Most people say that smoking is bad for the health.
Smokers are expectedly more at risk to preventable but highly lethal diseases such as cardiovascular disease, lung ailments and cancers. Research in this area is an established field. There are now studies that reveal the adverse effects of cigarette smoke.
Experts claim and confirm that cigarette and tobacco cause slow and costly death of smokers around the world, especially when it is compounded by other unhealthy habits.Reports on Smoking in Public PlacesRecently, concerns about the negative effects of smoking are no longer limited to the individual smoker because. Experts claim that the person next to the smoker is equally at risk, and surprisingly are even more exposed to harmful chemicals from the smoke. Both sides, that is, the smoking and non-smoking people say that they have their rights in the debate on smoking ban.
For instance, smokers say that it is their right to do whatever they want to their physical bodies and that they do not need anyone saying that they behave in a particular manner. On the other hand, those opposed assert that they have the right to live long and to enjoy their surroundings, a right that is taken away from them when there are smokers around thus, exposing them to second hand smoke (SHS) of the mainstream smokers. Other than the questions of health and rights, smoking ban also affects enterprises and economies (Sullivan, 1992).Governments tried to intervene in the issue. However, most of the time, these governments usually side with whoever gives in more profits. But policies that ban smoking in public places have already taken effect in most locations.
The smoking ban policy is controversial because it has different implications for different individuals. The important thing is that it must be for the greater good, such that the gains exceed the costs and sacrifices. It is the writer’s position that smoking must be banned in public places, including both restaurants and work locations. The writer has considered scholastic studies for this and the compilation has revealed that almost every literature implies that SHS ought to be controlled. There is a need for a comprehensive intervention plan by both government and private agencies to protect passive smokers.The Need to Implement Smoking Ban in Public and Work PlacesIt was revealed that smoking produces two kinds of smoke: first, the mainstream smoke which the smokers inhales and exhales. The second one is from the sidestream smoke which comes from the glowing end of the cigarette. These smokes emit 4,000 kinds of chemicals, over 50 of which are known carcinogens.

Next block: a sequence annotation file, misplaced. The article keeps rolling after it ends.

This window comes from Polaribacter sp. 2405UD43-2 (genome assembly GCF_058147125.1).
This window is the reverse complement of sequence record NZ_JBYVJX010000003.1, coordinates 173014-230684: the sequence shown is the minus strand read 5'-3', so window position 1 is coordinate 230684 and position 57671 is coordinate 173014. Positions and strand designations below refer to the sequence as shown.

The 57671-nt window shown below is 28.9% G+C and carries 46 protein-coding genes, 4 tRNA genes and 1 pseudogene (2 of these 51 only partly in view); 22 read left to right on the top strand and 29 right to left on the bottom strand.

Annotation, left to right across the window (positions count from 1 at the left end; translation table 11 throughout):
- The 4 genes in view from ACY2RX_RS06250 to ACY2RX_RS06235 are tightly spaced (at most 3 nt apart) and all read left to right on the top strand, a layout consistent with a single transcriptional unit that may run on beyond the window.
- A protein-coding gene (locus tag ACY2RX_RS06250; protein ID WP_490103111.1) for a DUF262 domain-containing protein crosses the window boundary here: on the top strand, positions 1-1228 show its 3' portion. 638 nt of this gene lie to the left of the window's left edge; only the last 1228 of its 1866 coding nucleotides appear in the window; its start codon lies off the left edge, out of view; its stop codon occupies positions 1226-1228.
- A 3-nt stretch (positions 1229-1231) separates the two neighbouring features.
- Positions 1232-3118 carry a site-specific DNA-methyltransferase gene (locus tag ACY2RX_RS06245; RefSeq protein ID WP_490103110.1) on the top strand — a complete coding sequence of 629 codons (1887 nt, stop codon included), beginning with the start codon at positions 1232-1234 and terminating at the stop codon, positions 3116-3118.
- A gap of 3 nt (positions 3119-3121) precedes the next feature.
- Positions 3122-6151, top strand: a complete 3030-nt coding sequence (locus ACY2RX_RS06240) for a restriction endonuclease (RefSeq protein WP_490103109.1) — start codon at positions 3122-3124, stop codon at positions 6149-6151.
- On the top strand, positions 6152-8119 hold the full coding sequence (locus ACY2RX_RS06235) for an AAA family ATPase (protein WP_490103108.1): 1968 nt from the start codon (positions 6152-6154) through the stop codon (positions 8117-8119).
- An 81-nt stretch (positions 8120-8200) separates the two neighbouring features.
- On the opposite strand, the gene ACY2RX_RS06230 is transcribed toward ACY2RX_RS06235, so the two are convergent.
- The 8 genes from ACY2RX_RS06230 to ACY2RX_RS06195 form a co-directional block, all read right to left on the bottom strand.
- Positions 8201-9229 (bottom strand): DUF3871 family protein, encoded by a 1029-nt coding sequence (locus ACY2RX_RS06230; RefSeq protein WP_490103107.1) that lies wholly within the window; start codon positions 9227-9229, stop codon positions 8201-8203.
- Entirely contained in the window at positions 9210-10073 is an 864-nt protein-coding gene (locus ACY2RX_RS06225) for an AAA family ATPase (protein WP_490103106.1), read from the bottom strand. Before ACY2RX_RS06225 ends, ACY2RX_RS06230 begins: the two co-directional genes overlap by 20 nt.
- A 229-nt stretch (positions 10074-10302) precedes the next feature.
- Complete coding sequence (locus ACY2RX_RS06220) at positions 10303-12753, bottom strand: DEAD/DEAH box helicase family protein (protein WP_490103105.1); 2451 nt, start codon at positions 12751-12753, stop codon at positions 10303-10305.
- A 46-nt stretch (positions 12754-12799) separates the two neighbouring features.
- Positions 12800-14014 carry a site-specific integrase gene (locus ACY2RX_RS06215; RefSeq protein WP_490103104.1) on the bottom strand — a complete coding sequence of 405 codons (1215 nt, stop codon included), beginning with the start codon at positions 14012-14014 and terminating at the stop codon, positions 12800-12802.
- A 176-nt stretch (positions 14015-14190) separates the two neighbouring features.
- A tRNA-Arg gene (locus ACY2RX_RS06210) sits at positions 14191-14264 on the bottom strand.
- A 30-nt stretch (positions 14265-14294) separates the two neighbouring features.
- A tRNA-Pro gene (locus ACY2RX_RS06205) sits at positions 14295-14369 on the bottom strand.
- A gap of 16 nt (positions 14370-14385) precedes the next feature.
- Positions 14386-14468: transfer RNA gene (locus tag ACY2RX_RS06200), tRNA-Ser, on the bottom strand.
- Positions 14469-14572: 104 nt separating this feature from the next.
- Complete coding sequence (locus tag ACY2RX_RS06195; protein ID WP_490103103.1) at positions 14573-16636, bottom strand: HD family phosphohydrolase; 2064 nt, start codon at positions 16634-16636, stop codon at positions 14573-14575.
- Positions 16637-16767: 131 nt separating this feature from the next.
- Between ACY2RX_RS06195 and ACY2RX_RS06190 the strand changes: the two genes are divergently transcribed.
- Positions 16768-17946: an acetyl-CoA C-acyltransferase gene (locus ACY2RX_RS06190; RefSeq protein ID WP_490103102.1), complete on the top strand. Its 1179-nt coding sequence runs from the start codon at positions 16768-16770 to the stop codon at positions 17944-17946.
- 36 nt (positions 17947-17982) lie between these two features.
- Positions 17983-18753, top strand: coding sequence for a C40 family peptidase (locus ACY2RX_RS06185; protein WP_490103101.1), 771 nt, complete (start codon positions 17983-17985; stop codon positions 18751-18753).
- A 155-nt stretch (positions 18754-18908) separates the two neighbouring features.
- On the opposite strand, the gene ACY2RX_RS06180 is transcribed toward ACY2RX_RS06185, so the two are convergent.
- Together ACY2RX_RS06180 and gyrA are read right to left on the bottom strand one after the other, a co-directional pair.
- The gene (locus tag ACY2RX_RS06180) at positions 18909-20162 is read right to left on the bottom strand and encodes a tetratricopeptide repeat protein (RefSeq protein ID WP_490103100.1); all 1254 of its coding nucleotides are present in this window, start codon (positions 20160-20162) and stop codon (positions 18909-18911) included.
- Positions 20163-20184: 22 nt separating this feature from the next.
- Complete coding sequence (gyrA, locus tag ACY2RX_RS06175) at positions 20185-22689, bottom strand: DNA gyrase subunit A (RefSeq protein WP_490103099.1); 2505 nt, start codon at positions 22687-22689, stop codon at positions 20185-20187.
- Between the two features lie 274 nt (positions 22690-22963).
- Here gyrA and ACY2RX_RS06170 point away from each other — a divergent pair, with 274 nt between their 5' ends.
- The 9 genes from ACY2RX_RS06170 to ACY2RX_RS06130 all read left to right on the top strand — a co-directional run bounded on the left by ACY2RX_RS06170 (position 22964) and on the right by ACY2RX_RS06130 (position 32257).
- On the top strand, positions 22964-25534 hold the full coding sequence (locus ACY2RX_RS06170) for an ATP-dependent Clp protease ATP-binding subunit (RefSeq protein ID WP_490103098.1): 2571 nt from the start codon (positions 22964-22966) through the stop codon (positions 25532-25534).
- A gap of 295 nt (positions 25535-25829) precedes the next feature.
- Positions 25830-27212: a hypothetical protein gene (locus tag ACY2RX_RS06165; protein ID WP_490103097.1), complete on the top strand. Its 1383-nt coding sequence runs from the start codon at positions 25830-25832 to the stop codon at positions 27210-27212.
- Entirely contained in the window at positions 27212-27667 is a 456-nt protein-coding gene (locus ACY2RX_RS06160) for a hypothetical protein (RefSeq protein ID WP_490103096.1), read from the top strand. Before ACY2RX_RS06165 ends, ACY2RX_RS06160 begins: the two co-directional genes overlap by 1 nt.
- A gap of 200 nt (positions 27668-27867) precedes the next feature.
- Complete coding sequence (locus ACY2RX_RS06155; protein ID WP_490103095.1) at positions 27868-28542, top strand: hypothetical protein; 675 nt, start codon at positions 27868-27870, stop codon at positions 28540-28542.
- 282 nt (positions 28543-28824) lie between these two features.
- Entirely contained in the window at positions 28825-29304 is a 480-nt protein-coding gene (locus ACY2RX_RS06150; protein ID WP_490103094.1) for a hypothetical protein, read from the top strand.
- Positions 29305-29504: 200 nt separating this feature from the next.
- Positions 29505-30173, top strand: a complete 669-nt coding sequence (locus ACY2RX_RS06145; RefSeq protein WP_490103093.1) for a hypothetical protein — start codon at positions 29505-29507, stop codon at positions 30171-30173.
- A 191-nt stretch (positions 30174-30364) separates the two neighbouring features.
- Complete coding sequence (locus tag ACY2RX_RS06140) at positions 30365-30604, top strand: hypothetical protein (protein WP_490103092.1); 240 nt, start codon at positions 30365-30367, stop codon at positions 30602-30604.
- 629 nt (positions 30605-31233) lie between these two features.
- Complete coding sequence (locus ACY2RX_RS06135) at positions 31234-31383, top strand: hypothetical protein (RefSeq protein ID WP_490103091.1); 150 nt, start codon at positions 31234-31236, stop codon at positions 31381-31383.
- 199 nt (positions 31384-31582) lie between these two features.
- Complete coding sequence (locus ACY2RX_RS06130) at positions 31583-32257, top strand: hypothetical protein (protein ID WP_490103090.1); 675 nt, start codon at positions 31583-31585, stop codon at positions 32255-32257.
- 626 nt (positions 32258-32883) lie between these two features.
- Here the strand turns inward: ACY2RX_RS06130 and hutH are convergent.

A single puff of cigarette smoke contains carcinogens as benzo[a]pyrenes, aromatic amines, nitrosamines. It also has nicotine, carbon monoxide, hydrogen cyanide, and acrolein. Second hand smoke (SHS) also has two phases called gas phase and particulate phase. Gas phase contains carbon monoxide, ammonia, dimethyl nitrosamine, formaldehyde, hydrogen cyanide and acrolein while the particulate phase is composed of a complex compound commonly known as tar, in addition to benzene and benzo[a]oyrenes (Great Britain Health Committee, 2005). Particulate matters possess the size of less than 2.5 microns in diameter and are easily inhaled deep as the so-called respirable suspended particles (RSPs) (Travers, Cummings & Hyland, 2004).The particulates that come from one tiny stick of cigarette must be plain such that cigarette smoking is deadly over the long haul even to those who only inhale sidestream smokes.
Great Britain’s House of Commons Health Committee posits that the sidestream smoke, compared to the one inhaled by the smokers themselves, contains higher amount of the chemical constituents mentioned above. Thus, SHS is popularly attributed to preventable diseases and worse, death related to smoking. According to Travers and colleagues (2004), exposure to SHS should be blamed for the 3,000 lung cancer deaths and more than 35, 000 coronary heart disease death in the United States every year.
Sadly, these persons are mere victims because they were non-smokers in the first place. Meanwhile, passive smoking is known to kill 79,000 Europeans every year (EU-wide Public Smoking Ban Urged, 2007). In Britain alone, 12,000 deaths is just a conservative estimate (Great Britain House of Commons Health Committee, 2005).There is a need for a comprehensive policy that will protect non-smokers from SHS, especially in public places and workplaces.
Governments must take a firm stance in protecting the public so that the government needs to come up with a “sensible way to afford protection from SHS exposure is to implement a comprehensive ban on smoking in public places and work places.” The British government’s report on Smoking in Public Place, demonstrates that the life of men and women lost due to passive smoking is “too high a price for the right to smoke.” It concludes that each one has the supreme right to be protected from harmful environment, and to live a long and healthy life which supersedes all other rights.